"use subset" introductory material
brendan at mozilla.org
Mon Jun 30 23:31:08 PDT 2008
On Jun 30, 2008, at 9:08 PM, Mark S. Miller wrote:
> On Mon, Jun 30, 2008 at 7:37 PM, Maciej Stachowiak <mjs at apple.com>
>> JSON be handled with a generic subset mechanism? I expect not,
>> since a
>> pragma inside the JSON source in the form of an initial quoted
>> string would
>> be (a) invalid JSON and (b) ineffective as a way to validate
>> incoming JSON,
>> since malicious alleged JSON would not use such a pragma.
> Whether or not it's a good idea, given "use subset JSON" as a
> recognized/enforced subset directive, one could trivially implement
> JSON.stringify(str) in terms of
> eval('"use subset JSON"; (' + str + ')')
That's nothing like how JSON parsing is implemented in Mozilla. If
the idea is to add a mode to the ES parser, then I'm worried about
missed exclusion tests and false economies in a hacked up JS parser
trying to serve two (or more) masters.
JSON is defined by http://www.ietf.org/rfc/rfc4627.txt -- not by
ES1-3 or any future spec. It's a "subset" of Python and other
languages -- it's more accurately its own language. It's better off
with ts own parser implementation, unit tests, etc. -- browsers want
this for application/json handling anyway (no pragma or restrictive
API mode required).
Given that JSON.stringify is a proposed extension in ES3.1 (and was
slated to be in ES4, after we rejected the old json.org API), why
does the above trivial (except for possibly non-trivial risks in
subsetting a real JS parser) re-implementation via eval matter?
>> I do think JSON should be supported natively, but it does not seem
>> at all
>> analogous to strict mode / cautious subset.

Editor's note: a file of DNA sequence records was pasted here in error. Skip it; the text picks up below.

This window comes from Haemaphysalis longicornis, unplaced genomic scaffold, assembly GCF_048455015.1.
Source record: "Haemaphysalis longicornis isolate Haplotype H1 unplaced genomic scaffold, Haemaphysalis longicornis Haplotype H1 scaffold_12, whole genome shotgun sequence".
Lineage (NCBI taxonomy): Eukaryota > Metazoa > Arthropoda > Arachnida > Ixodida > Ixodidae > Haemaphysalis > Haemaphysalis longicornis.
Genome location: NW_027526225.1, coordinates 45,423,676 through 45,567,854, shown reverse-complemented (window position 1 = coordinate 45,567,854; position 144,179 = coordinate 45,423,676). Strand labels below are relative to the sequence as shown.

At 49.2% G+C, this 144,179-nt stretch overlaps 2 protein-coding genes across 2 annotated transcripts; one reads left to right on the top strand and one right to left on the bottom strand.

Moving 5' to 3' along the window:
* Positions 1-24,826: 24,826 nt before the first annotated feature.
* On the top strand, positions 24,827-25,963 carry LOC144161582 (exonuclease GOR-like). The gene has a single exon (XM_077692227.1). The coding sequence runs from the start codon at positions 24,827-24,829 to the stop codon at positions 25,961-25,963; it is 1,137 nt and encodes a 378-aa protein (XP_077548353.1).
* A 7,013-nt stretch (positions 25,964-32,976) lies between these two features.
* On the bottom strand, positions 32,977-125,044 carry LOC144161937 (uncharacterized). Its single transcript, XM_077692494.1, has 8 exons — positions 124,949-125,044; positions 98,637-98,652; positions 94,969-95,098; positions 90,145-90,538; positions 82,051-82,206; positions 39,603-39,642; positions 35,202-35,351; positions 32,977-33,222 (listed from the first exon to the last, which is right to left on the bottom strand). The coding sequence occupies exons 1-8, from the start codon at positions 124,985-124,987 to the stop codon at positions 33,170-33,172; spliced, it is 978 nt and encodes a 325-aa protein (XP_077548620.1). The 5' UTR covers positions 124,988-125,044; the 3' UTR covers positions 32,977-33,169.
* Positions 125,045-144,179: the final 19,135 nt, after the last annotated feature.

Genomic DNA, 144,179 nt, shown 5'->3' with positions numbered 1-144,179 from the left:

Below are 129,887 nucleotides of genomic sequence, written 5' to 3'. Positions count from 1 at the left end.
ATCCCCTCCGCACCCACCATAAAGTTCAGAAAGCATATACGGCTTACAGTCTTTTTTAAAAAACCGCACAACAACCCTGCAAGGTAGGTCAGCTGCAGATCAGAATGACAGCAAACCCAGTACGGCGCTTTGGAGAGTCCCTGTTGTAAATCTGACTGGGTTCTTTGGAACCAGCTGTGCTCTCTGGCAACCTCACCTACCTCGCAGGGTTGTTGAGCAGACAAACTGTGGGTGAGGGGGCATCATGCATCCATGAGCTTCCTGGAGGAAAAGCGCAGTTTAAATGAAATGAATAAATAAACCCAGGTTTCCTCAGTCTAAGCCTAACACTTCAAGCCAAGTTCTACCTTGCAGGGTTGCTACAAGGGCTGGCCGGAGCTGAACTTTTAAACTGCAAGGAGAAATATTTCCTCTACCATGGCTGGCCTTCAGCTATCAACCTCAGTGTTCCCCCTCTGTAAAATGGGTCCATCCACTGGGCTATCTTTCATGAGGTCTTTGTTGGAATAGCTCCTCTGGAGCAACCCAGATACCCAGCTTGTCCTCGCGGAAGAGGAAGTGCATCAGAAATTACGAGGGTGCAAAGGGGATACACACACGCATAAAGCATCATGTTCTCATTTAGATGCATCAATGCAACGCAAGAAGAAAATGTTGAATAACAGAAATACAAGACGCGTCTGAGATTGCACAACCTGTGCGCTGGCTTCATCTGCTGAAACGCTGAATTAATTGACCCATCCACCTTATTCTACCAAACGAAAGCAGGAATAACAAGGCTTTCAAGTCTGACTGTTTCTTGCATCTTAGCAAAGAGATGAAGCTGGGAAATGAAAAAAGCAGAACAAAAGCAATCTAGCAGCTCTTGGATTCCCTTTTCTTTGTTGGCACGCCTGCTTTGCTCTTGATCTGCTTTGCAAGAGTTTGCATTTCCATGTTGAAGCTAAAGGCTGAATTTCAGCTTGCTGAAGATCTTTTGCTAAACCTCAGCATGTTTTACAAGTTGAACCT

> I think I agree. In any case, I agree that JSON is not by itself a
> compelling case for "use subset X". My point is only that JSON is a
> huge counter-example to Brendan's statement that "profiled (subsetted)
> standards are meaningless to harmful on the web".
JSON is not huge, and that's one point in favor of keeping it
separate from ES futures. It is not defined as a subset in any ES spec.
It's also not an intentional, new-in-the-last-month, paper-spec-only
written, he "discovered" it. Inventing new, multiple, as-yet-unused
subsets for ES3.1 -- and not implementing any of them in any
experimental-to-beta released browser, especially not in IE8 -- is a
bad idea. It will cause general and widespread opposition to any
attempt to standardize such a ES3.1 this year.
At least OOXML and E4X (to name two Ecma standards of mixed repute)
each had one implementation -- however buggy or deficient some have
argued those specs and their single implementations were. ES3.1 has
none, not even a buggy work-in-progress reference implementation.
My point is to recall the original "ES3 + reality" anti-mission-creep
goal for ES3, which you among others espoused. Right now it's on a
road to completion at the same time frame as a cut-down ES4, which
will make for a busy 2009 -- assuming its supporters actually
demonstrate it in several testable, interoperating implementations.
> JSON was defined as
> helpful to the web.
Except where people used JS parsers naively. Which is one variation
on a theme that you are still playing in advocating "use subset JSON".
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